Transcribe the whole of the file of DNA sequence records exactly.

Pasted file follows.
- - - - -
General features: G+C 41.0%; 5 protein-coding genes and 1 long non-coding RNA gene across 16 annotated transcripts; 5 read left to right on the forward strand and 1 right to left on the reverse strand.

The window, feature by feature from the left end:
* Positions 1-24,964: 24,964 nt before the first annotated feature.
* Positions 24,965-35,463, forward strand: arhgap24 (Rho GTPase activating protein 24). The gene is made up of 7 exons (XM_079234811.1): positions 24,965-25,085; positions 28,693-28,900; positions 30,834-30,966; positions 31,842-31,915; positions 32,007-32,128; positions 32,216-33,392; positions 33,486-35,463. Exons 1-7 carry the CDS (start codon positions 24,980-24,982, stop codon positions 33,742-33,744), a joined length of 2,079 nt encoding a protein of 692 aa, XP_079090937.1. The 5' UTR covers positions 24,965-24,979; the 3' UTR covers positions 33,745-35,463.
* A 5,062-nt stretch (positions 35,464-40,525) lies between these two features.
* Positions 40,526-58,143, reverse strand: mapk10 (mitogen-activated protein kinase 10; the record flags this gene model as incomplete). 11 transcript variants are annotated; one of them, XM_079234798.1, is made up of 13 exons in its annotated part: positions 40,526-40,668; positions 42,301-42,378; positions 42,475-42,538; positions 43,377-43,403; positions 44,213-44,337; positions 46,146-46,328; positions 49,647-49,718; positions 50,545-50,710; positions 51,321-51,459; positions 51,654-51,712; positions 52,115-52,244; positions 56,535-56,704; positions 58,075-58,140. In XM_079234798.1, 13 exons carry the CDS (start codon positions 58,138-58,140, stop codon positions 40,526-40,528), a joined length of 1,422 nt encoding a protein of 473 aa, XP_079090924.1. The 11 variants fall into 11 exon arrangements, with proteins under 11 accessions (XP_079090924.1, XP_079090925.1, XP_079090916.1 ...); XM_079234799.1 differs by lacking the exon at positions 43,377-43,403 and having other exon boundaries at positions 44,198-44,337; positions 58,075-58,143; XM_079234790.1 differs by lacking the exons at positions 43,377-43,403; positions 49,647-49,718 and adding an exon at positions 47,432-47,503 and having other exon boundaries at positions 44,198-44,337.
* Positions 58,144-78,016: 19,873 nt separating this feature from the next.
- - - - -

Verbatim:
General features: G+C 41.0%; 5 protein-coding genes and 1 long non-coding RNA gene across 16 annotated transcripts; 5 read left to right on the forward strand and 1 right to left on the reverse strand.

The window, feature by feature from the left end:
* Positions 1-24,964: 24,964 nt before the first annotated feature.
* Positions 24,965-35,463, forward strand: arhgap24 (Rho GTPase activating protein 24). The gene is made up of 7 exons (XM_079234811.1): positions 24,965-25,085; positions 28,693-28,900; positions 30,834-30,966; positions 31,842-31,915; positions 32,007-32,128; positions 32,216-33,392; positions 33,486-35,463. Exons 1-7 carry the CDS (start codon positions 24,980-24,982, stop codon positions 33,742-33,744), a joined length of 2,079 nt encoding a protein of 692 aa, XP_079090937.1. The 5' UTR covers positions 24,965-24,979; the 3' UTR covers positions 33,745-35,463.
* A 5,062-nt stretch (positions 35,464-40,525) lies between these two features.
* Positions 40,526-58,143, reverse strand: mapk10 (mitogen-activated protein kinase 10; the record flags this gene model as incomplete). 11 transcript variants are annotated; one of them, XM_079234798.1, is made up of 13 exons in its annotated part: positions 40,526-40,668; positions 42,301-42,378; positions 42,475-42,538; positions 43,377-43,403; positions 44,213-44,337; positions 46,146-46,328; positions 49,647-49,718; positions 50,545-50,710; positions 51,321-51,459; positions 51,654-51,712; positions 52,115-52,244; positions 56,535-56,704; positions 58,075-58,140. In XM_079234798.1, 13 exons carry the CDS (start codon positions 58,138-58,140, stop codon positions 40,526-40,528), a joined length of 1,422 nt encoding a protein of 473 aa, XP_079090924.1. The 11 variants fall into 11 exon arrangements, with proteins under 11 accessions (XP_079090924.1, XP_079090925.1, XP_079090916.1 ...); XM_079234799.1 differs by lacking the exon at positions 43,377-43,403 and having other exon boundaries at positions 44,198-44,337; positions 58,075-58,143; XM_079234790.1 differs by lacking the exons at positions 43,377-43,403; positions 49,647-49,718 and adding an exon at positions 47,432-47,503 and having other exon boundaries at positions 44,198-44,337.
* Positions 58,144-78,016: 19,873 nt separating this feature from the next.